The Pursuit of Happiness: First Impressions of Copenhagen

Historic Copenhagen - photo by noparticularplacetogo.netWhile Denmark had always been on our “Bucket List,” we’d been quick to group it in with the other Nordic countries as simply too expensive to visit in the near future.  However, fate, in the guise of two Canadian friends, extended us an offer that we couldn’t refuse: a place to stay, a kitchen to cook in and a list of inexpensive things to do to get the most bang for our buck.  It took a mere few seconds for us to glance at each other and start googling air fares.Historic Copenhaven - photo by noparticularplacetogo.net

A four-hour bus trip from Lagos to Lisbon was a convenient way to reach the airport and the 3-hour flight to Copenhagen made our rather impetuous decision to visit the city of Hans Christian Andersen seem pretty darn reasonable.  We still had that “pinch me, I’m going to Denmark” feeling when we flew over the wind turbines of Middlegrunden offshore windfarm, less than 4 kilometers off Copenhagen’s shoreline, with the skyline of the capital rising up in the background.

Like any good travelers with an interest in history, we’d done some reading about Denmark, land of the Vikings and especially the origins of Copenhagen, a 10th century Viking fishing village located on a natural harbor with a teeming supply of herring.  The fishing industry boomed, the village became a town became a city and a fortress was built in the 12th century to protect the coast from Wendish Pirates (Baltic Slavs).  The kingdoms of Denmark, Sweden/Finland and Norway formed a union (1397-1523) in part to block German expansion northward and the University of Copenhagen opened in 1479, making it one of the oldest universities in the world.  In the 16th and 17th centuries Catholicism yielded to Lutheranism following a three-year civil war, the Plague was responsible for the deaths of 22,000 inhabitants and the fire of 1728 burnt down almost half of the medieval city.  The beginning of the 19th century saw Britain unleash some particularly brutal attacks on the city to neutralize the Danish fleet during the Napoleonic Wars and yet, despite the warfare and national bankruptcy, Copenhagen entered into a period called the “Danish Golden Age (1800 -1850) where neoclassical architecture, paintings, sculptures and music by Danish artists thrived.  And the history, while fascinating, gets even more complicated from thereon so, in the interests of brevity as well as getting on with our story, we’ll leave you dangling in suspense. (Wait, wait, we’re just about to get to the electrification of the city …!)Copenhagen near the Amalienborg Palace, photo by noparticularplacetogo.net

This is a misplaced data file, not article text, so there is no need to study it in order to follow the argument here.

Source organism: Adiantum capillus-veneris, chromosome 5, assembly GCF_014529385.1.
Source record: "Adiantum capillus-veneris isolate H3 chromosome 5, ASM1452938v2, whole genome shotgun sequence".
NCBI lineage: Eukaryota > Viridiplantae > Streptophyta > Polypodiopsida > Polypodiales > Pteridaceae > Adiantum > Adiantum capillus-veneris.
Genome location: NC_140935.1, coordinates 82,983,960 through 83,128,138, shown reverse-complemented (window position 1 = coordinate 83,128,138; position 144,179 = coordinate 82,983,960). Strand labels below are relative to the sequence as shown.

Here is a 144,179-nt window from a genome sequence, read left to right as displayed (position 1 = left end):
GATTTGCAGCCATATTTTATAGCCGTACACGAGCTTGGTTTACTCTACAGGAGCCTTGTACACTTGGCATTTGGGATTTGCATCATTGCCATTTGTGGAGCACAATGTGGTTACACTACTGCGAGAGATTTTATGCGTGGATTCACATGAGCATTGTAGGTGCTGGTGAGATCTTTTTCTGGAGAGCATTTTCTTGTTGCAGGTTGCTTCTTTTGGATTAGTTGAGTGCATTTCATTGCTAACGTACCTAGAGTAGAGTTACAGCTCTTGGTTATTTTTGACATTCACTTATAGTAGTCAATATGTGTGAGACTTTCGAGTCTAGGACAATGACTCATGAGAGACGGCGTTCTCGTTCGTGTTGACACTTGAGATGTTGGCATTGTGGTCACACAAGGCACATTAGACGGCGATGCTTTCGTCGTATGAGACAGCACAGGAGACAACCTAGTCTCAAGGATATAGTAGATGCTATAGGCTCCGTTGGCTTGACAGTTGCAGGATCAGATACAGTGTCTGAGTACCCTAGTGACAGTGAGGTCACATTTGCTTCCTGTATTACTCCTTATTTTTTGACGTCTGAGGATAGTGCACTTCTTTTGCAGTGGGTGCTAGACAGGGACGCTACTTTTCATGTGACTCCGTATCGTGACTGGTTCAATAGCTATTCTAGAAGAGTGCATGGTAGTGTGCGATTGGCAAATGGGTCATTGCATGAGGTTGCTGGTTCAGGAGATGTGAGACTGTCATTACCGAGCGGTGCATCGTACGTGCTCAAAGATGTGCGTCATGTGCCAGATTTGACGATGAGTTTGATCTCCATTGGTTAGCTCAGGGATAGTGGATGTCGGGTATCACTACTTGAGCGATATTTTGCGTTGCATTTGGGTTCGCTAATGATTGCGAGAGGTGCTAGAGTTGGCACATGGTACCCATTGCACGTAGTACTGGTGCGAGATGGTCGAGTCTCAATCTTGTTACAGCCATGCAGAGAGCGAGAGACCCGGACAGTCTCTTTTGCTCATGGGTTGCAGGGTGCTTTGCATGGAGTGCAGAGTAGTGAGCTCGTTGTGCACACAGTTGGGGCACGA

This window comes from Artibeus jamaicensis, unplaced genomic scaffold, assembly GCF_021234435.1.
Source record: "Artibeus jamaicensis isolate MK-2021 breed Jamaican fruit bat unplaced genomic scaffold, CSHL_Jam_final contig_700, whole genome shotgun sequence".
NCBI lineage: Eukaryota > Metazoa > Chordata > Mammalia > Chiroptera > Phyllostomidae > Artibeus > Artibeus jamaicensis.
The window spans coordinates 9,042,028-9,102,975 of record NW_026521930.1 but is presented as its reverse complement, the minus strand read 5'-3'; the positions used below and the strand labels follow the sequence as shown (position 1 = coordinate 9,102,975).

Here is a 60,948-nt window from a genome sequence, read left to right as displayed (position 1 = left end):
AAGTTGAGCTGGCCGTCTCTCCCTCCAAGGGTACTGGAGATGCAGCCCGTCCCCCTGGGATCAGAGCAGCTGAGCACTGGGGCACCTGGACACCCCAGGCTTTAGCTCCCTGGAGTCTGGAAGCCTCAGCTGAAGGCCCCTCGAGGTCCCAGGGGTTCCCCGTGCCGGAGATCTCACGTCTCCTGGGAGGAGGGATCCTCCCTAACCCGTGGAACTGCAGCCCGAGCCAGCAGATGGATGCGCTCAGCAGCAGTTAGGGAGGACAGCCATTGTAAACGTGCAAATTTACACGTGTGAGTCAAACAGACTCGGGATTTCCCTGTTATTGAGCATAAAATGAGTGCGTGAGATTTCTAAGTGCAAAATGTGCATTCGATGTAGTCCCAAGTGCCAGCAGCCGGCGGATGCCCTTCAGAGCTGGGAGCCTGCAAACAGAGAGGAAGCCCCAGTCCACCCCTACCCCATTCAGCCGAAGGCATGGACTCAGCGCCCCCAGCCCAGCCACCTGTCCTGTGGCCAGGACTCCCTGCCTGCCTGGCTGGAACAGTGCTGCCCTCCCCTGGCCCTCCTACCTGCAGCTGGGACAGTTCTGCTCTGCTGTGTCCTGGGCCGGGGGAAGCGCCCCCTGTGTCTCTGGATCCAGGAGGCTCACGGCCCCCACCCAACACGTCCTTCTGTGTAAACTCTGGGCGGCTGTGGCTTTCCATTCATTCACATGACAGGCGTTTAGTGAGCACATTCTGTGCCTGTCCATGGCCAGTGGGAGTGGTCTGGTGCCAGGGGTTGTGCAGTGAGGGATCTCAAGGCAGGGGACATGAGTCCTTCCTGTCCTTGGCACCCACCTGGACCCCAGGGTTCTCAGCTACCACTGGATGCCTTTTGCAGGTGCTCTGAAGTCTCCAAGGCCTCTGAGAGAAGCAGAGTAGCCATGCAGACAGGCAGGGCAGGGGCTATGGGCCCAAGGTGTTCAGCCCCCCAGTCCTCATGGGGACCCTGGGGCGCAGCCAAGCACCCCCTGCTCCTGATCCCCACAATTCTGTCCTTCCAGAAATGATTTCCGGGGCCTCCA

The Marble Chapel

The Marble Chapel

At the airport, we exchanged some Euros for the Danish Krone, stopped by the tourist information booth to pick up a city map and headed in the direction of the bus stop to catch the 5A bus to our stop, Klaksvisgade-Langebro – our tongues and memories both had a hard time wrapping themselves around the names – and meet our friends. And the location of their sublet apartment (furnished of course in Danish modern with some Ikea influence thrown in) couldn’t have been better, within walking distance to everywhere we wanted to see.  Arriving in any city for the first time can be a disorienting blur but a walk about the area our first day gave us a kaleidoscope of impressions to mix with the factoids we’d picked up about this charming city.

Church of Our Savior

Church of Our Savior

Copenhagen - photo by noparticularplacetogo.net

It’s a city that rightly earns its nickname, “The City of Spires,” and the skyline is dotted with these tapering structures.  Towers and steeples adorn many of the older government buildings, churches and castles – jutting towards the heavens, silhouetted against the sky.Copenhagen - photo by noparticularplacetogo.net

 

Copenhagen - photo by noparticularplacetogo.netIt’s a city with a multitude of architectural influences that mix, contrast and ultimately work together to blend the oldest section of its medieval city with eye-catching and exciting modern architectural designs that have been built since the millennium.  The skyline of the historical area is horizontal rather than vertical so that the contemporary architecture doesn’t overshadow the Baroque palaces that mingle with 18th Century rococo mansions along with beauties from the Dutch Renaissance.

The Black Diamond

The Black Diamond

Opera House

Opera House

It’s a city where you’re never too far away from the water.  Built on two islands in the Baltic Sea, Zealand and Amager, Copenhagen has eleven bridges spanning seven canals.  The water gives the impression that everything has just been washed and, when the sun was out, sparkling clean.Copenhagens canals - photo by noparticularplacetogo.net